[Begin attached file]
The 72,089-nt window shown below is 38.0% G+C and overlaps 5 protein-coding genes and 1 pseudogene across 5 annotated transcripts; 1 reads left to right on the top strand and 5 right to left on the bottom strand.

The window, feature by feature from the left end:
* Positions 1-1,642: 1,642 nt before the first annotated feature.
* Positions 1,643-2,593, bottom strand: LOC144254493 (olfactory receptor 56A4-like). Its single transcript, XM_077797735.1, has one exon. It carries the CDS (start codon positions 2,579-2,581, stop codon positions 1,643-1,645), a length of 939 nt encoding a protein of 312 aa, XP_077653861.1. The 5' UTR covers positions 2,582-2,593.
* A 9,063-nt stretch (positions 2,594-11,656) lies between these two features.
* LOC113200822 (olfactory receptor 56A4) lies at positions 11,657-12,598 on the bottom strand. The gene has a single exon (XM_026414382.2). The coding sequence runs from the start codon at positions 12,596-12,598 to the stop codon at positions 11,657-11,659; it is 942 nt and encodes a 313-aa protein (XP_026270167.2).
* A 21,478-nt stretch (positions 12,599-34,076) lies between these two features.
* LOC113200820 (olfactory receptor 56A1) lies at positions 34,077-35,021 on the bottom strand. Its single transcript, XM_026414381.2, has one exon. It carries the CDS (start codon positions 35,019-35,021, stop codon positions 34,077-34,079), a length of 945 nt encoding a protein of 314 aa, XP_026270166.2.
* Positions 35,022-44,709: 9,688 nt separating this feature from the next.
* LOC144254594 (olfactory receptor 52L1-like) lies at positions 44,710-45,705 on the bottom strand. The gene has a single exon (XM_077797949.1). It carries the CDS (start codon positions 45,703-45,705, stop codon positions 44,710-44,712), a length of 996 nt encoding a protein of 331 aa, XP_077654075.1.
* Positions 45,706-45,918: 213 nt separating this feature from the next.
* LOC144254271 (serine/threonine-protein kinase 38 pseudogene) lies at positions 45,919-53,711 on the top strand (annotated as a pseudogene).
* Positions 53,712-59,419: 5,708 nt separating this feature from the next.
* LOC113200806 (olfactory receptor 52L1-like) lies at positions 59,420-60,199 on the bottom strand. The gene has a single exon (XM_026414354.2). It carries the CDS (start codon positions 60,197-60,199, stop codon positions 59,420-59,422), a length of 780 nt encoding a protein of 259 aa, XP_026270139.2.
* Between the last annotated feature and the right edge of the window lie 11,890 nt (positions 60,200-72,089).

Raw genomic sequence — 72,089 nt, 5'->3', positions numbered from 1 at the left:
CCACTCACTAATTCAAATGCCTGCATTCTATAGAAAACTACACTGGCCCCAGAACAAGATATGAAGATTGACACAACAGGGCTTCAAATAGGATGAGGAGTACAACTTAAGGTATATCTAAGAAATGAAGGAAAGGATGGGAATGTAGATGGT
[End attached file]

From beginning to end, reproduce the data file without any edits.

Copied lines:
The 72,089-nt window shown below is 38.0% G+C and overlaps 5 protein-coding genes and 1 pseudogene across 5 annotated transcripts; 1 reads left to right on the top strand and 5 right to left on the bottom strand.

The window, feature by feature from the left end:
* Positions 1-1,642: 1,642 nt before the first annotated feature.
* Positions 1,643-2,593, bottom strand: LOC144254493 (olfactory receptor 56A4-like). Its single transcript, XM_077797735.1, has one exon. It carries the CDS (start codon positions 2,579-2,581, stop codon positions 1,643-1,645), a length of 939 nt encoding a protein of 312 aa, XP_077653861.1. The 5' UTR covers positions 2,582-2,593.
* A 9,063-nt stretch (positions 2,594-11,656) lies between these two features.
* LOC113200822 (olfactory receptor 56A4) lies at positions 11,657-12,598 on the bottom strand. The gene has a single exon (XM_026414382.2). The coding sequence runs from the start codon at positions 12,596-12,598 to the stop codon at positions 11,657-11,659; it is 942 nt and encodes a 313-aa protein (XP_026270167.2).
* A 21,478-nt stretch (positions 12,599-34,076) lies between these two features.
* LOC113200820 (olfactory receptor 56A1) lies at positions 34,077-35,021 on the bottom strand. Its single transcript, XM_026414381.2, has one exon. It carries the CDS (start codon positions 35,019-35,021, stop codon positions 34,077-34,079), a length of 945 nt encoding a protein of 314 aa, XP_026270166.2.
* Positions 35,022-44,709: 9,688 nt separating this feature from the next.
* LOC144254594 (olfactory receptor 52L1-like) lies at positions 44,710-45,705 on the bottom strand. The gene has a single exon (XM_077797949.1). It carries the CDS (start codon positions 45,703-45,705, stop codon positions 44,710-44,712), a length of 996 nt encoding a protein of 331 aa, XP_077654075.1.
* Positions 45,706-45,918: 213 nt separating this feature from the next.
* LOC144254271 (serine/threonine-protein kinase 38 pseudogene) lies at positions 45,919-53,711 on the top strand (annotated as a pseudogene).
* Positions 53,712-59,419: 5,708 nt separating this feature from the next.
* LOC113200806 (olfactory receptor 52L1-like) lies at positions 59,420-60,199 on the bottom strand. The gene has a single exon (XM_026414354.2). It carries the CDS (start codon positions 60,197-60,199, stop codon positions 59,420-59,422), a length of 780 nt encoding a protein of 259 aa, XP_026270139.2.
* Between the last annotated feature and the right edge of the window lie 11,890 nt (positions 60,200-72,089).

Raw genomic sequence — 72,089 nt, 5'->3', positions numbered from 1 at the left:
CCACTCACTAATTCAAATGCCTGCATTCTATAGAAAACTACACTGGCCCCAGAACAAGATATGAAGATTGACACAACAGGGCTTCAAATAGGATGAGGAGTACAACTTAAGGTATATCTAAGAAATGAAGGAAAGGATGGGAATGTAGATGGT